A leading liberal environmental group is urging voters to "take the cough out of Congress" in a TV ad campaign launched Tuesday aimed at unseating U.S. Rep. Mike Coffman, the Aurora Republican seeking reelection in the swing 6th Congressional District.
Tom Steyer is back in Colorado politics. Well, actually, he never really left. Anyone who follows politics in our state should know Steyer well. He’s the environmental activist and California hedge-fund billionaire who spent more than $7 million on a failed campaign against U.S. Senator Cory Gardner (R) in 2014. He poured at least $2 million more into Colorado politics in 2016, spending big on the presidential election and another failed campaign to seize control of the Colorado state legislature.
Democratic congressional candidate Joe Neguse is one of nine candidates nationwide to win support from the Congressional Progressive Caucus in its first round of endorsements, his campaign announced Monday.
Former Colorado Gov. Bill Ritter, a leader in the push for clean energy, on Monday endorsed Joe Neguse, one of three Democrats running for the 2nd Congressional District seat, saying the former University of Colorado regent will lead the fight against climate change.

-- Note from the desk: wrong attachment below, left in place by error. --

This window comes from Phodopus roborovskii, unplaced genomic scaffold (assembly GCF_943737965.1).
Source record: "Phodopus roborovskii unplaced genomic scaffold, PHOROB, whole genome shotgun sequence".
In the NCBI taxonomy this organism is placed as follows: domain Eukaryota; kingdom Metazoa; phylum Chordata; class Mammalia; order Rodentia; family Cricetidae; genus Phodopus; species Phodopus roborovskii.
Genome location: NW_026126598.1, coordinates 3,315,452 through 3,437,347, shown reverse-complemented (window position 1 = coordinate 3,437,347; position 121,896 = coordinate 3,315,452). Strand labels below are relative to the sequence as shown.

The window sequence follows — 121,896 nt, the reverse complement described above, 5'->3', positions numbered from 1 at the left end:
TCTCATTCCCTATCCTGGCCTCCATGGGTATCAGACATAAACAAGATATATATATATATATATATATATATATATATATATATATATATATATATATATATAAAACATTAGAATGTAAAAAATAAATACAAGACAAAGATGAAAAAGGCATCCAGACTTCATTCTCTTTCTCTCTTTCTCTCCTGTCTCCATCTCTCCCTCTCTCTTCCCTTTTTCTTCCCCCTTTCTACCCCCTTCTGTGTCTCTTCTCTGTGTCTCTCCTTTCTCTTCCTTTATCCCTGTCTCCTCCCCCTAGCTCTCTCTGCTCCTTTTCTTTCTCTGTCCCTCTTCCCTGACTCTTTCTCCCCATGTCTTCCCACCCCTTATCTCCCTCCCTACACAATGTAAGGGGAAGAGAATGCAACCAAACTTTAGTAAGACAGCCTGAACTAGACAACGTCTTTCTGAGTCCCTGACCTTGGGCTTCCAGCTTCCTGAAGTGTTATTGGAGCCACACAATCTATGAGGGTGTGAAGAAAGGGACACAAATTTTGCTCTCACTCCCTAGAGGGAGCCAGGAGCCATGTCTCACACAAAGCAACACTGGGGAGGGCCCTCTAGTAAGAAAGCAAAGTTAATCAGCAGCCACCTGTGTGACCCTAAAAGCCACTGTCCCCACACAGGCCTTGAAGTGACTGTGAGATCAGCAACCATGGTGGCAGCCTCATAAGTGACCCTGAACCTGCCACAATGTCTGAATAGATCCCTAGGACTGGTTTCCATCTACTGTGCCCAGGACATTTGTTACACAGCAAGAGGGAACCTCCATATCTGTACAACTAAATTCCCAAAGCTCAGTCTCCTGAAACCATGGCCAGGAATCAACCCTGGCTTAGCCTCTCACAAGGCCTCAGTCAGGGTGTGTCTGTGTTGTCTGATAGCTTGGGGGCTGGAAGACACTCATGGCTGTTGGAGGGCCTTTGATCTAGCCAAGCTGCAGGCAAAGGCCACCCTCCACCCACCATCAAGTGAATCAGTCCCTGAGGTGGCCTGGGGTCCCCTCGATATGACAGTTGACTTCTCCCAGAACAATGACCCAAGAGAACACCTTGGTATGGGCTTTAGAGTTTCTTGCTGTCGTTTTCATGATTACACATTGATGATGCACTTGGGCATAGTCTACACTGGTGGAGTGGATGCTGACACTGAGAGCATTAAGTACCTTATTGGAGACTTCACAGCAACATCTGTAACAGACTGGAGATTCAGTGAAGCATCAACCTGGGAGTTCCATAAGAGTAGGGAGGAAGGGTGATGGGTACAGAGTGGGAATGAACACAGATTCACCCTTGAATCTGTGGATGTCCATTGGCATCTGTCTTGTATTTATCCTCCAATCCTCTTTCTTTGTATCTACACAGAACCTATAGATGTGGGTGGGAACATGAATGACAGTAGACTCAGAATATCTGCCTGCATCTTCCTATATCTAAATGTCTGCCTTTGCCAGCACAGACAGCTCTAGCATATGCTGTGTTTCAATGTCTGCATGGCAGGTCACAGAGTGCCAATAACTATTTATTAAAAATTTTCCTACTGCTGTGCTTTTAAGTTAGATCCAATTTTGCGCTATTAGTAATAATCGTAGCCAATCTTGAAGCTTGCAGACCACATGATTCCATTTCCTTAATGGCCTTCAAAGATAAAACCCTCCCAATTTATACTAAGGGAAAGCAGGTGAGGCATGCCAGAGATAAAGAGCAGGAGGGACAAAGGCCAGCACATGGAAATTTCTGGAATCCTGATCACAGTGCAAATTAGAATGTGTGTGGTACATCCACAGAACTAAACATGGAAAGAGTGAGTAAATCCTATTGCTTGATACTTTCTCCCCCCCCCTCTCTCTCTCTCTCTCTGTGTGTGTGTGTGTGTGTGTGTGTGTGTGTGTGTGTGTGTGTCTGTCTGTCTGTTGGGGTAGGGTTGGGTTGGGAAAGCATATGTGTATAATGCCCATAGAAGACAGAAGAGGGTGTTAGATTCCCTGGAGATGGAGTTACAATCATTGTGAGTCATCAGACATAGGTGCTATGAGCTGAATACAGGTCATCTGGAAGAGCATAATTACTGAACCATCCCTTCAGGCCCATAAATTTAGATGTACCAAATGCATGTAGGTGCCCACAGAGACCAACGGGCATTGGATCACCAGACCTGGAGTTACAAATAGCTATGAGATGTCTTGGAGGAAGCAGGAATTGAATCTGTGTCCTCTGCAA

The political arm of leading environmentalist advocacy group League of Conservation Voters on Tuesday got behind congressional candidate Joe Neguse, one of three Democrats running in a primary for Colorado's 2nd Congressional District seat being vacated by U.S. Rep. Jared Polis, who is running for governor.
Well, now the state’s largest environmental group, Conservation Colorado, has endorsed two candidates for the traditionally conservative-leaning city council. The group has endorsed Crystal Murillo in Ward 1 and Nicole Johnston in Ward 2 for the council. There are 26 candidates vying for five seats on the council.
“We were impressed by their commitment to protecting Aurora from pollution, their desire to ensure that growth is reflective of community needs, and their passion for creating a more inclusive government in Aurora,” spokesperson Jessica Goad said in an email to Colorado Politics.
While the Denver-based group has in the past prioritized state legislative and statewide races, with an occasional county commission race thrown in the mix, Conservation Colorado endorsed candidates for municipal office for the first time this election cycle, Goad said. Last year, the group spent $1.3 million on state legislative races.
As the third-largest city in the state, Aurora drew the group’s eye because of its ethnically-and racially-diverse populace and hopes to help elect candidates that can influence city policy on environmental issues like oil, gas and public transportation.
“We are planning to knock doors, make phone calls, and hit the pavement to help these candidates win,” she said.
The group already organizes in Aurora, through its Protégete program, a joint Conservation Colorado and League of Conservation Voters program which seeks to “elevate Latino voices.” Though the seats on the City Council are non-partisan, Aurora City Council is known for its conservative leanings. A Westword report in 2015 detailed Aurora as among the 10 most conservative cities in the country.